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[SOLVED] What Is The Layer Of The Sun That We Normally See Called?

The Sun is our nearest star. It’s a yellow Main Sequence Star of intermediate mass. This star makes it possible to study in depth. Sun is second-generation star. It was formed around 4.6 billion years ago by an Orion arm galaxy’s enriched solar neona. Hydrogen (74%) and Helium (25%), with the remainder (1%) being made up of heavier elements. As with other Main Sequence star, the Sun has hydrogen as its core. Temperature within the Sun’s inner core can reach 15,000,000 BC. In contrast, the surface temperature of the Sun is a mere 6000°C. It is approximately 1.4 million kilometers in diameter and more than 100 times larger than the Earth. Differential rotation is what the Sun does. Sunspots and other solar phenomena have shown that the Sun rotates at least once every 25 days at it equator, but only once each 35 days at its poles. It is easy to see that the Sun has a perfectly round shape due to its rotation and phenomenon called “limb darkening”. Because the Sun is not a star it doesn’t have a surface. It has layers made of gases of different density. Astronomers are particularly interested in the outermost layers (or atmospheric), which are described below: [1]
Three main components of the Sun’s interior are the core, radiative zone and convective zones. It is located at the middle. The hottest area, it is where there are the nuclear fusion reactions that power It is the Sun. The radiative (or radiant) zone is next. Named after the energy that is transported outward by this layer and carried as photons or thermal radiation, it is named. Third and final area of the solar interior, the convective zone is also known as convection. Named after the dominant energy flow mode in the layer, heat flows upwards via roiling Convection. This is similar to the boiling motion of oatmeal in a saucepan. [2]
Image #2
Every square metre on the Earth is supplied with approximately 1.4 Kilowatts by the Sun. This power is obtained by the Sun burning 600 million tonnes each second of hydrogen to make 596 million tons of helium. The remaining 4 million tonnes of hydrogen is converted into energy. The energy is made up of about half of that as infrared or heat energy. About 40% comes from visible sunlight. It is amazing that 40% of this energy can be seen by our eyes. The majority of remaining Sun’s energy appears in ultraviolet light. The ozone layer does not block this stuff. The Sun’s composition is 92% hydrogen and 7.8% Helium. Temperature at the Sun’s centre is around 15,000,000oC. Although the Sun is a solid body, it rotates. It’s actually a ball made of hot gases. It rotates for approximately 25 days around the Equator while it takes nearly 35 days to reach the poles. The Sun has three major layers that can be seen. The photosphere, chromosphere, and corona are all visible. They make up the Sun’s “atmosphere”. [3]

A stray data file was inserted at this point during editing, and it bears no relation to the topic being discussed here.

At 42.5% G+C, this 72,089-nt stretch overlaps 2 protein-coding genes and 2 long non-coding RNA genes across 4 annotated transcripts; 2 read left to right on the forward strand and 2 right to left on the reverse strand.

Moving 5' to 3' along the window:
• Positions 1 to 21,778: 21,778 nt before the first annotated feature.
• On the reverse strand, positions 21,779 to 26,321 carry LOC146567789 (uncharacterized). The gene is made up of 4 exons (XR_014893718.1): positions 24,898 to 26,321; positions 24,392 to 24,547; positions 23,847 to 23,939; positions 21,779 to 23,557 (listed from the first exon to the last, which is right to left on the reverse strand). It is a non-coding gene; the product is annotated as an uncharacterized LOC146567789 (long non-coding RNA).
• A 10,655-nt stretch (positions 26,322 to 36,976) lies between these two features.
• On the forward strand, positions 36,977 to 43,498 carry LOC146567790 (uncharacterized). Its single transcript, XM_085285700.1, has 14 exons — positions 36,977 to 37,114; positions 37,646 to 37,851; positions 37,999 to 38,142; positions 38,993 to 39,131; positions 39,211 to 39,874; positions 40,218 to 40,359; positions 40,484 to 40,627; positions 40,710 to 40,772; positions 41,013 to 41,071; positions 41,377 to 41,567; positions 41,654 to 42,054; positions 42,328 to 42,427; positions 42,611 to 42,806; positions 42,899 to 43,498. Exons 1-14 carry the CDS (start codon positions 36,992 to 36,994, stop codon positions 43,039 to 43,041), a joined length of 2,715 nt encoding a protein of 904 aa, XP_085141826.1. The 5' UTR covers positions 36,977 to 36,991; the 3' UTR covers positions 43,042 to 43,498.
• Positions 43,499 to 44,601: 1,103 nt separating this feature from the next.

Image #3
Cedric Law:, chromosphere’s temperature ranges from 6,000 to 20,000 degree Celsius. The Sun moves further away from chromosphere, so the temperature of chromosphere rises. This is unlike any other object in the solar system. As the photosphere moves further away from Sun, its temperature decreases. The presence of spicules at its edges is one of the most important characteristics of the chromosphere. Spicules, which look like finger-like gaseous spikes and rise up through the chromosphere’s chromosphere, are long, thin spikes that are finger-like. There are many emission lines in the spectrum of the chromosphere, H-alpha being one of them. H-alpha emissions is responsible for the reddish coloring of the chromosphere. Red rim can be seen when this H-alpha burns At a very high temperature in the midst of a total sun eclipse. For their latest insights, many thanks to Kailee from Sheffield (United Kingdom). [4]

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Mehreen Alberts

Written by Mehreen Alberts

I'm a creative writer who has found the love of writing once more. I've been writing since I was five years old and it's what I want to do for the rest of my life. From topics that are close to my heart to everything else imaginable!

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